Arctic Ocean Transit


*New CAPS Paper*

Increased Maritime Traffic in the Arctic:  Implications for International Cooperation and Security

Dr. Brandon Boylan and Dustin Elsberry
Center for Arctic Policy Studies, 2019
 
Map of current routes and ports in the ArcticWith increased traffic and corresponding economic, political, and security concerns, Arctic states will need to better define their policies related to sea routes. Will states continue to follow the well-established ethos grounded in peace and cooperation as they address issues related to maritime traffic? Or will they break from this norm and secure their interests through unilateral action and nationally strategic and economically prosperous methods? This paper argues that the management of maritime traffic in the Northwest Passage and Northern Sea Route will develop as two distinct options for trans-Arctic shipping.
 

Icecutter Healy near Nome, AK
Ice cutter Healy near Nome, AK. Credit: USCG photo by Petty Officer 2nd Class Charly Hengen

This project examines the social-environmental context of marine transit and port development through three multi-author research papers produced initially as white papers for decision-makers and their staff. We focus particularly on the establishment of a port in Alaska - for the purposes of this study, we have chosen Nome, as it is one of the locations under consideration for a future port - and the development of further marine traffic across the Arctic Ocean, over the north of the state, and through the Bering Straits. The papers will address the national and international context, the state to community levels, and lastly, will combine findings across scales of action to project future plausible scenarios of development conditions over several decades. The changes to annual weather patterns and disruptions in climate processes experienced in the Arctic along with an international press for access to the Arctic Ocean make this a timely project. We plan to provide a comprehensive overview to decision-makers by addressing the question “What are the implications for Alaska, the U.S., and the North American region of a deep draft port as a part of a new system of international Arctic marine traffic?”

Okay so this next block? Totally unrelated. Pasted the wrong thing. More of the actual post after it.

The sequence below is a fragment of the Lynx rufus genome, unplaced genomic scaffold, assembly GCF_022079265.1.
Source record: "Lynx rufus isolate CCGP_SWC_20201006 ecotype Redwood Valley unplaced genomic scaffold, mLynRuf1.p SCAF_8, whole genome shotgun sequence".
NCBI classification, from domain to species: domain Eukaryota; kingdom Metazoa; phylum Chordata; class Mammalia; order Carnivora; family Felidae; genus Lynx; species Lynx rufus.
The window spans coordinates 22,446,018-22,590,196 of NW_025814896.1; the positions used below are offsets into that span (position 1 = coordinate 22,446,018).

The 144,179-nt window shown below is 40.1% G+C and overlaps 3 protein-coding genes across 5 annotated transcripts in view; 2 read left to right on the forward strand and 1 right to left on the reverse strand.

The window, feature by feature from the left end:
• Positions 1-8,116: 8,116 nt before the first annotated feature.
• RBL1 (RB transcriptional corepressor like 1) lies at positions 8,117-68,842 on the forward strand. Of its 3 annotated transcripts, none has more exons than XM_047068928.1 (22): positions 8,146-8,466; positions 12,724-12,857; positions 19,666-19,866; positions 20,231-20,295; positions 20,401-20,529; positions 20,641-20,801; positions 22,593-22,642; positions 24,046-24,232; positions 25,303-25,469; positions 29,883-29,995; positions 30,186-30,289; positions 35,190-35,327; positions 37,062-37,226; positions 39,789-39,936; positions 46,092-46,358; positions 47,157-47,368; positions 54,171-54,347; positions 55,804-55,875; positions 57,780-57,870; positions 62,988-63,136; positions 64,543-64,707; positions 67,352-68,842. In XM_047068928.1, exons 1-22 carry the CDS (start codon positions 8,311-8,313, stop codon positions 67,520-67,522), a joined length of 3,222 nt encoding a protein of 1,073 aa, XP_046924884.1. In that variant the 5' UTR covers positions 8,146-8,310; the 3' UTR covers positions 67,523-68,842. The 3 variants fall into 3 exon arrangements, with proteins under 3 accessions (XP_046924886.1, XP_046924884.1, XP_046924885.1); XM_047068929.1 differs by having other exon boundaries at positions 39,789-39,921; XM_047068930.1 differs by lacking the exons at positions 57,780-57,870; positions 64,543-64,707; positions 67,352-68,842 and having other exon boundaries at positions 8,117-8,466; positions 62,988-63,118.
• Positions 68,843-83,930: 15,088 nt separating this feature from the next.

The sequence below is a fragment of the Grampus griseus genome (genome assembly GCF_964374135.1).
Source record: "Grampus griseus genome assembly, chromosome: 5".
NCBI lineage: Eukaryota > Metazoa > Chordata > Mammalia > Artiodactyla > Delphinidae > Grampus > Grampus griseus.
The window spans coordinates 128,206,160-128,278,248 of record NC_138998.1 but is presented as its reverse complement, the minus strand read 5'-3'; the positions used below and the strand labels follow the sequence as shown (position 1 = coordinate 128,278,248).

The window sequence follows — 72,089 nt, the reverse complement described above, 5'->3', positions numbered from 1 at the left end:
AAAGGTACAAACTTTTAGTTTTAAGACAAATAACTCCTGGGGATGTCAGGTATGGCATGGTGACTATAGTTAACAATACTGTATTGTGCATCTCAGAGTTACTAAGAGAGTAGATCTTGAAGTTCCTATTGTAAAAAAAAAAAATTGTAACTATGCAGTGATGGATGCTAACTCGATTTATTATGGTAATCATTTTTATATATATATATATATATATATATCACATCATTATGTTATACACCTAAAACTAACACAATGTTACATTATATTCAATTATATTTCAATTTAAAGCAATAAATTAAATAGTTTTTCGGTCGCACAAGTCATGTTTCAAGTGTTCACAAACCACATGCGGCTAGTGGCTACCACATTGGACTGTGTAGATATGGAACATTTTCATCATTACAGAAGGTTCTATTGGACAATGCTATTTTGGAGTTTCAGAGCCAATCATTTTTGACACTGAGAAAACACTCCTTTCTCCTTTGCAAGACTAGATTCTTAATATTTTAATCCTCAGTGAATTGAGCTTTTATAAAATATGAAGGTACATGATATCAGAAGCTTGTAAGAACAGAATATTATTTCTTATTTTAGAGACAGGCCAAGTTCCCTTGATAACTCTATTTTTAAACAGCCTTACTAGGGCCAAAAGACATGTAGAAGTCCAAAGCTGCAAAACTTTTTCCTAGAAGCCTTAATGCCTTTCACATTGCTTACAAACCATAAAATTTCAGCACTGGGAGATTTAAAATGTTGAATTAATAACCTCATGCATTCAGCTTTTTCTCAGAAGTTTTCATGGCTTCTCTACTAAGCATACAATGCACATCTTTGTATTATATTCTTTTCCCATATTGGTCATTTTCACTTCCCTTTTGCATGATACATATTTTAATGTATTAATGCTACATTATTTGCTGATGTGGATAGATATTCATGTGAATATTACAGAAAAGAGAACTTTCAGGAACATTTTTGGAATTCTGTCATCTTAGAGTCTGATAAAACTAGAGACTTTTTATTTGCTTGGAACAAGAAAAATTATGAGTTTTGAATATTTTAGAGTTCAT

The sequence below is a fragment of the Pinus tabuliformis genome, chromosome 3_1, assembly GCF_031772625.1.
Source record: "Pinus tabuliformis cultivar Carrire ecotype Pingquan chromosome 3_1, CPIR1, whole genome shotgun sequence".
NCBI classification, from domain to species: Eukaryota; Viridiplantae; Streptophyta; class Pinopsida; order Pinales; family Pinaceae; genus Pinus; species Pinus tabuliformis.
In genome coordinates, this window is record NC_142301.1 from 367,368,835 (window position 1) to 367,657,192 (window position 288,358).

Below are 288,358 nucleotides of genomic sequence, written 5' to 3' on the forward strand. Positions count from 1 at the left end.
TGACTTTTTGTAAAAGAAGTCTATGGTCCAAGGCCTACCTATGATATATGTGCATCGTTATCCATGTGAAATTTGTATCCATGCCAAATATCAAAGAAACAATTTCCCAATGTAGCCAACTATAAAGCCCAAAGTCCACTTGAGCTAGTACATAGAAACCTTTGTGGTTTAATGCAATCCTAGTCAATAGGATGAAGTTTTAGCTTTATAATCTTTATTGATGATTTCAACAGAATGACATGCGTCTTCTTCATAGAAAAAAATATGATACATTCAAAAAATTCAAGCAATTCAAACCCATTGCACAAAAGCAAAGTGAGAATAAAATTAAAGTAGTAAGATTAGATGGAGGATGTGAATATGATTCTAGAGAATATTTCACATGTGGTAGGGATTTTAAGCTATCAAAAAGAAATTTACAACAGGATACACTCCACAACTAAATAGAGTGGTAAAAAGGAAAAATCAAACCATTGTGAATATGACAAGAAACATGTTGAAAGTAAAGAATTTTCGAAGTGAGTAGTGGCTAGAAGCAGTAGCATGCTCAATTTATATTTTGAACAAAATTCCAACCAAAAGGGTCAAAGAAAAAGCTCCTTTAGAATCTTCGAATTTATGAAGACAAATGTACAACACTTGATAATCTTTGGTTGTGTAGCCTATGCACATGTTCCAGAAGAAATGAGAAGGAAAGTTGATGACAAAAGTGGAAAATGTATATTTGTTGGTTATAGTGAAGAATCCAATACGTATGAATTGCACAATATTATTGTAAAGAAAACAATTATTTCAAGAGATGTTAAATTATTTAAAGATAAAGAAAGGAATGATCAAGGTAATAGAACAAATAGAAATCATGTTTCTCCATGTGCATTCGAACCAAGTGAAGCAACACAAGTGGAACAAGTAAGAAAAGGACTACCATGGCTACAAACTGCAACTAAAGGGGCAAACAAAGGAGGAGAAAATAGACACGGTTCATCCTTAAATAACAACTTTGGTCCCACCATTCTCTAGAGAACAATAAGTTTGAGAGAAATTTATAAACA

Sea ice coverage of the Arctic Ocean continues to diminish, opening this region to increased marine shipping, tourism, research, and military operations. In 2018, Senator Murkowski (R-AK) proposed two bills to further develop the United States as an Arctic nation. The proposed Shipping and Environmental Arctic Leadership Act (SEAL Act) would create a U.S. Arctic Seaway Infrastructure Development Corporation, which would foster increased marine traffic by developing one or more new ports in the Circumpolar North. Currently, Arctic shipping routes are marked by insufficient and contentious structures with competing national policies. The Center for Arctic Policy Studies (CAPS) at the University of Alaska Fairbanks has initiated a project centered on Arctic marine shipping and port infrastructure development to evaluate the potential effects across scales of governance, from villages in the state of Alaska to the Pan-Arctic. The responsible growth of the Alaska and regional economies is of paramount importance across stakeholder groups. Private businesses, Indigenous peoples and other Arctic residents, and policy-makers must be well informed not only within their own specific sectors but across multiple areas of concern, because infrastructure development in the North and on the coasts will have significant and cumulative effects that cannot be disconnected from one another. There will be trade-offs between subsistence security, regional stability, and environmental impacts and the infrastructure, access, and economies brought by significant development.

Port of Nome with Crystal Serenity Cruiseship, Credit: nomealaska.orgPort of Nome with Crystal Serenity cruise ship, credit: nomealaska.org